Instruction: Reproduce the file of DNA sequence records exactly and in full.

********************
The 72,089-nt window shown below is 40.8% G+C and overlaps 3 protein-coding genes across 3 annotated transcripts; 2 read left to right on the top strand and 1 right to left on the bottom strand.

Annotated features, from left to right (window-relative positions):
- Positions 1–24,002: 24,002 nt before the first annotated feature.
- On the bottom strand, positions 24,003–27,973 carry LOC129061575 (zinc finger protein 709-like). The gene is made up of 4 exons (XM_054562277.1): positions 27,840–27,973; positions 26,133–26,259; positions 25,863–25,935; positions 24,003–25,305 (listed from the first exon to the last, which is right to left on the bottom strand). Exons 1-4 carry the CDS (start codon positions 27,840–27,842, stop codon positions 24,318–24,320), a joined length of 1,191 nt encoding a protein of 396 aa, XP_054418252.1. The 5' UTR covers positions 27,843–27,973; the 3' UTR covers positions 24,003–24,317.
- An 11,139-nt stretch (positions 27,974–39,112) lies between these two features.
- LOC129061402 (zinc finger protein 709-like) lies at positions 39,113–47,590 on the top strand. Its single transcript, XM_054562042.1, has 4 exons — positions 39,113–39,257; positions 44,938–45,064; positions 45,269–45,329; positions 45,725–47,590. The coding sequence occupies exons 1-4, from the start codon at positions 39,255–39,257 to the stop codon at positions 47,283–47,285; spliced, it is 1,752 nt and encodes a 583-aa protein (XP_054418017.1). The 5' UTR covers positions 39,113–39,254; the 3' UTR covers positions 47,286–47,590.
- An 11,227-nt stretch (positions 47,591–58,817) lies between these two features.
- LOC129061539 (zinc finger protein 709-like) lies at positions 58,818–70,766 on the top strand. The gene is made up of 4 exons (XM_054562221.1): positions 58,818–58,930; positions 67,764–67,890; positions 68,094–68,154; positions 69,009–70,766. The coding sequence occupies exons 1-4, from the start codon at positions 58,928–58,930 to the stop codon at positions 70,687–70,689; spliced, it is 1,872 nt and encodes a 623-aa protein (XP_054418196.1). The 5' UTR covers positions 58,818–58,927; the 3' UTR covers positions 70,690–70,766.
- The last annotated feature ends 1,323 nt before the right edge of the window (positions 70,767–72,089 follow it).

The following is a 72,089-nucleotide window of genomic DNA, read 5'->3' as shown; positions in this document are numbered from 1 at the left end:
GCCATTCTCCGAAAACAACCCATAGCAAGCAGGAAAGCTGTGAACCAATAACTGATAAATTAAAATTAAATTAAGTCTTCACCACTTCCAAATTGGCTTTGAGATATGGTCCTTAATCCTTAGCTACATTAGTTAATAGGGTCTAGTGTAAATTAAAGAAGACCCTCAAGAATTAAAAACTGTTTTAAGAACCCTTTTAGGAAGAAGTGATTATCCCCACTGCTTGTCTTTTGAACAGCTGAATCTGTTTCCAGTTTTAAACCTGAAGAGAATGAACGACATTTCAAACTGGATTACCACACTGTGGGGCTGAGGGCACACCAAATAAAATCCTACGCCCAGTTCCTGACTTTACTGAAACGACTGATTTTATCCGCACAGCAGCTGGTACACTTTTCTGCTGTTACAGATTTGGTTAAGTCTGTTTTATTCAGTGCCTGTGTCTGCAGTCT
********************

The 72,089-nt window shown below is 40.8% G+C and overlaps 3 protein-coding genes across 3 annotated transcripts; 2 read left to right on the top strand and 1 right to left on the bottom strand.

Annotated features, from left to right (window-relative positions):
- Positions 1–24,002: 24,002 nt before the first annotated feature.
- On the bottom strand, positions 24,003–27,973 carry LOC129061575 (zinc finger protein 709-like). The gene is made up of 4 exons (XM_054562277.1): positions 27,840–27,973; positions 26,133–26,259; positions 25,863–25,935; positions 24,003–25,305 (listed from the first exon to the last, which is right to left on the bottom strand). Exons 1-4 carry the CDS (start codon positions 27,840–27,842, stop codon positions 24,318–24,320), a joined length of 1,191 nt encoding a protein of 396 aa, XP_054418252.1. The 5' UTR covers positions 27,843–27,973; the 3' UTR covers positions 24,003–24,317.
- An 11,139-nt stretch (positions 27,974–39,112) lies between these two features.
- LOC129061402 (zinc finger protein 709-like) lies at positions 39,113–47,590 on the top strand. Its single transcript, XM_054562042.1, has 4 exons — positions 39,113–39,257; positions 44,938–45,064; positions 45,269–45,329; positions 45,725–47,590. The coding sequence occupies exons 1-4, from the start codon at positions 39,255–39,257 to the stop codon at positions 47,283–47,285; spliced, it is 1,752 nt and encodes a 583-aa protein (XP_054418017.1). The 5' UTR covers positions 39,113–39,254; the 3' UTR covers positions 47,286–47,590.
- An 11,227-nt stretch (positions 47,591–58,817) lies between these two features.
- LOC129061539 (zinc finger protein 709-like) lies at positions 58,818–70,766 on the top strand. The gene is made up of 4 exons (XM_054562221.1): positions 58,818–58,930; positions 67,764–67,890; positions 68,094–68,154; positions 69,009–70,766. The coding sequence occupies exons 1-4, from the start codon at positions 58,928–58,930 to the stop codon at positions 70,687–70,689; spliced, it is 1,872 nt and encodes a 623-aa protein (XP_054418196.1). The 5' UTR covers positions 58,818–58,927; the 3' UTR covers positions 70,690–70,766.
- The last annotated feature ends 1,323 nt before the right edge of the window (positions 70,767–72,089 follow it).

The following is a 72,089-nucleotide window of genomic DNA, read 5'->3' as shown; positions in this document are numbered from 1 at the left end:
GCCATTCTCCGAAAACAACCCATAGCAAGCAGGAAAGCTGTGAACCAATAACTGATAAATTAAAATTAAATTAAGTCTTCACCACTTCCAAATTGGCTTTGAGATATGGTCCTTAATCCTTAGCTACATTAGTTAATAGGGTCTAGTGTAAATTAAAGAAGACCCTCAAGAATTAAAAACTGTTTTAAGAACCCTTTTAGGAAGAAGTGATTATCCCCACTGCTTGTCTTTTGAACAGCTGAATCTGTTTCCAGTTTTAAACCTGAAGAGAATGAACGACATTTCAAACTGGATTACCACACTGTGGGGCTGAGGGCACACCAAATAAAATCCTACGCCCAGTTCCTGACTTTACTGAAACGACTGATTTTATCCGCACAGCAGCTGGTACACTTTTCTGCTGTTACAGATTTGGTTAAGTCTGTTTTATTCAGTGCCTGTGTCTGCAGTCT